Majority of young Poles are conservative-leaning

By Grzegorz Adamczyk
3 Min Read

A majority of young Poles can be described as conservatives when it comes to their worldview, according to “The Political Portrait of Young Poles” report.

The report, prepared by the Konrad Adenauer Foundation in cooperation with the Indicator Market Research Center, revealed that despite the stereotype that liberal attitudes have a crushing advantage among people aged 18-30, the majority of Poles surveyed oppose the introduction of civil unions (62.6 percent), liberalizing abortion laws (59.8 percent), legalizing marijuana for recreational purposes (89.4 percent), and abolishing the ban on Sunday trading (78 percent).

It is worth noting that young women are more likely to oppose the liberalization of laws protecting human life in the prenatal phase than young men, with rates for these groups at 63 percent and 57 percent, respectively.

“There are communities that believe most young Polish women want to liberalize abortion law because they hear such voices in their filter bubbles. However, the reality is different,” commented Adam Kądziela, one of the authors of the report.

Kądziela emphasized that young Poles are a difficult group of voters to characterize because their views are not always consistent. This is not surprising, given that 61.2 percent of respondents distance themselves from the traditional left-right divide.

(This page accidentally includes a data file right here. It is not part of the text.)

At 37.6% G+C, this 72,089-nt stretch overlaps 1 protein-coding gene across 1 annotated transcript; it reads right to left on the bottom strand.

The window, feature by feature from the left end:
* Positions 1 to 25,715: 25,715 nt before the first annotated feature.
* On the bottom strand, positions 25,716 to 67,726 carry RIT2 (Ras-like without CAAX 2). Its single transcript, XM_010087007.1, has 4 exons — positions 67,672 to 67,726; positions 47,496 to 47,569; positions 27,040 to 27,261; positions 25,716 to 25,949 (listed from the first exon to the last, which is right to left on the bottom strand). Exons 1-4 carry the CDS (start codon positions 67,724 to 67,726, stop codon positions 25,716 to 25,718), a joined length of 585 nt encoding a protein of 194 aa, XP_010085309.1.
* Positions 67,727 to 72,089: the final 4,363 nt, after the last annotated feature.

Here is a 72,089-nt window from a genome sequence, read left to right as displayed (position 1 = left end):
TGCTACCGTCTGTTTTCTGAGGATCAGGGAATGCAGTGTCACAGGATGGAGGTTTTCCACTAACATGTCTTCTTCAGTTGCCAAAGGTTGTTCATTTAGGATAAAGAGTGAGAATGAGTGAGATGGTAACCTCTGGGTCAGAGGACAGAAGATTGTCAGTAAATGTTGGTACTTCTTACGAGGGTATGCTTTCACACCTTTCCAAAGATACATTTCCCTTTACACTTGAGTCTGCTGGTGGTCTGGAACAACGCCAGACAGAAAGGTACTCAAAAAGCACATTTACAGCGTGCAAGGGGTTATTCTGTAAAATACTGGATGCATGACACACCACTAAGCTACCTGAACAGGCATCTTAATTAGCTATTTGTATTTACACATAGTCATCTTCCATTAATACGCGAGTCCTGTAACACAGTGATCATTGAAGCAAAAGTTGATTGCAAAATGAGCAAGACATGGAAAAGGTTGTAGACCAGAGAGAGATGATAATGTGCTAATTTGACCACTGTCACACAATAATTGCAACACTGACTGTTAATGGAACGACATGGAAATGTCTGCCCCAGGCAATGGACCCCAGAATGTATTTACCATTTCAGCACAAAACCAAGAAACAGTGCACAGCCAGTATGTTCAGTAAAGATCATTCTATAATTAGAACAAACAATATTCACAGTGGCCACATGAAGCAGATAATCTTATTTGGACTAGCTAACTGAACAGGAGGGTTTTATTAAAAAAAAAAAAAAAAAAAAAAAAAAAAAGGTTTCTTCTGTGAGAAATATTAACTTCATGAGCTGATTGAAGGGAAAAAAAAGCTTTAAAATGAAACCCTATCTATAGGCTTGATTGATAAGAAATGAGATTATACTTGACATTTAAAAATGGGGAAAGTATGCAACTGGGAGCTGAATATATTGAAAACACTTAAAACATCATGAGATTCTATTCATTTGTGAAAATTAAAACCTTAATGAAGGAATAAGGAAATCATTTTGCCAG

Although conservative attitudes dominate in ideological matters, 80 percent of respondents support the separation of the Catholic Church and the state, while 73.7 percent support the idea that the state should fight inflation by reducing social spending and raising interest rates. On the other hand, 74 percent oppose the abolition of the “500+” social program.

Regarding political preferences, the governing Law and Justice (PiS) party enjoys the greatest support among young Poles with 27 percent of intended voters planning to vote for it. The Civic Coalition came in second with 24.7 percent support, followed by the right-wing Confederation with 19.2 percent, left-wing Razem with 14.1 percent, and the PSL-Poland 2050 with 9.6 percent.

“This group of young voters may be the swing vote in the coming elections. Whoever mobilizes them more effectively will be the winner,” Kądziela said. “I think we will see parties change their narratives to meet young people’s expectations. I particularly expect this from the politicians of the Confederation. Our research showed that the supporters of this party are not as radical as its leaders,” concluded Kądziela.

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